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What is Sexual Response Cycle?

A person’s body goes through different cycles every day. One of these cycles includes the one we call as a “sexual response cycle” or a human body’s response to anything sexual, including anal, vaginal, or oral sex, or even masturbation.

It may seem to be a simple process in the naked eye, this cycle undergoes four phases: excitement, plateau, orgasm, and resolution.

Here’s how humans undergo sexual response cycle:

First: Excitement

All sexual response cycle starts with excitement. During this phase, the first characteristic of sexual arousal. These characteristics can last from a few minutes to several hours, depending on the stimulation. Here are the common signs of excitement:

  • Increase in muscle tension
  • Increased blood flow towards the genital area resulting in erections for men and swelling of the clitoris for women.
  • Genitals become more sensitive to pressure and stimulations
  • Nipples get hard or erect
  • For women, the vaginal walls start to get wet as lubrication. Some women produce more than others, while some need a little stimulation.
  • Women’s boobs and vaginal walls also swell.
  • For men, other than the obvious erection of the penis, testicles swell and the scrotum tightens, and also secretes a clear liquid meant for lubrication.

Second: Plateau

If stimulation continues further, it will soon reach the second phase called plateau. This stage lasts just before the third phase, which is orgasm. Common characteristics of this stage include:

  • Intensified versions of what a person felt during the excitement phase.
  • For women, the vaginal walls continuously swell due to the increased blood flow. It also turns dark purple.
  • Women’s clitoris also becomes more sensitive (which may cause some pain when direct pressure is applied). It also hides inside the clitoral hood to avoid direct stimulation from the penis.
  • Men’s testicles are withdrawn up into the scrotum.
  • Breathing, blood pressure, and heart rate continuously rises.
  • Muscle spasms may begin in the hands, feet, and face.
  • Continuously rising muscle tension in the whole body.

Third: Orgasm

This is the climax of the sexual response cycle as this can only be achieved if the genitals either the male or the female have experienced enough stimulation. This is the shortest phase-out of all the four phases as it normally lasts for a few seconds. Its common characteristics are:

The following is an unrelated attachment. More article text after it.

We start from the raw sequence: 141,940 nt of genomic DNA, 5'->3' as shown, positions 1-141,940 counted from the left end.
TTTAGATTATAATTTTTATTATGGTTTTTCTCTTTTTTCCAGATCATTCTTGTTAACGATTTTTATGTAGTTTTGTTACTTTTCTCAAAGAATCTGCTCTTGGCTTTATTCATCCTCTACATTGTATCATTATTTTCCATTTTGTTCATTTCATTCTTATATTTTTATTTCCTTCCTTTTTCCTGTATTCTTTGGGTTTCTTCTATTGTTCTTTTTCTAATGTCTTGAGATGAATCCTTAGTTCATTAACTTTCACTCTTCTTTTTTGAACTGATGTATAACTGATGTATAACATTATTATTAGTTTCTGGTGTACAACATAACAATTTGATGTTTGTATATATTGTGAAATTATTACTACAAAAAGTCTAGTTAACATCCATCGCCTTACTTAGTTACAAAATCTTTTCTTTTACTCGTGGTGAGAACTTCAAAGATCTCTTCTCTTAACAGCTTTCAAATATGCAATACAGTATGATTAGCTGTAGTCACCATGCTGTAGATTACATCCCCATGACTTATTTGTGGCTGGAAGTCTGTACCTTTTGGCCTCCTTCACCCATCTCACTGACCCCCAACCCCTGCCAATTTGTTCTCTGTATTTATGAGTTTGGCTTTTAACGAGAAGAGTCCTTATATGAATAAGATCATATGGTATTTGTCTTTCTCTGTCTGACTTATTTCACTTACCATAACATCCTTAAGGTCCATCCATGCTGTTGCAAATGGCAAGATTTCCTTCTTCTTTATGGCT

• The release of the tension stored in the body through involuntary and pleasurable contractions.
  • For women, the muscles of the vagina also experience rhythmic convulsions. It may also be experienced in the anus, uterus, or throughout the body at the same time.
  • For men, the rhythmic contractions happen throughout the penis due to the release of the semen.
  • Blood pressure, heart rate, and breathing also reaches its peak.
  • Muscle spasms may also be experienced.
  • Redness of the skin or “sex flush” may also happen.

Fourth: Resolution

This is the last phase of the sexual response cycle where the body gradually recovers back to its original form, size, and color.

For both men and women, this chapter also gives a general sense of well-being, enhanced intimacy, or, commonly, fatigue.

The only difference is that women can reach another orgasm again after receiving continuous stimulation, while men don’t.

This is because men enter an extra phase called “refractory period” where they need to rest and recover their strength. The refractory period extends as time goes by.

Knowing more about the body processes is beneficial, especially if you’re aware of your sexual health. If you ever felt that you did not experience all of the phases, don’t worry as you’re still considered normal.

If you have any questions about contraception and other sexual health-related concerns, don’t hesitate to send a message on our Facebook page.

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Sources: https://www.britannica.com/topic/human-sexual-activity/Sociosexual-activity#ref401884

https://www.webmd.com/sex-relationships/guide/sexual-health-your-guide-to-sexual-response-cycle#1

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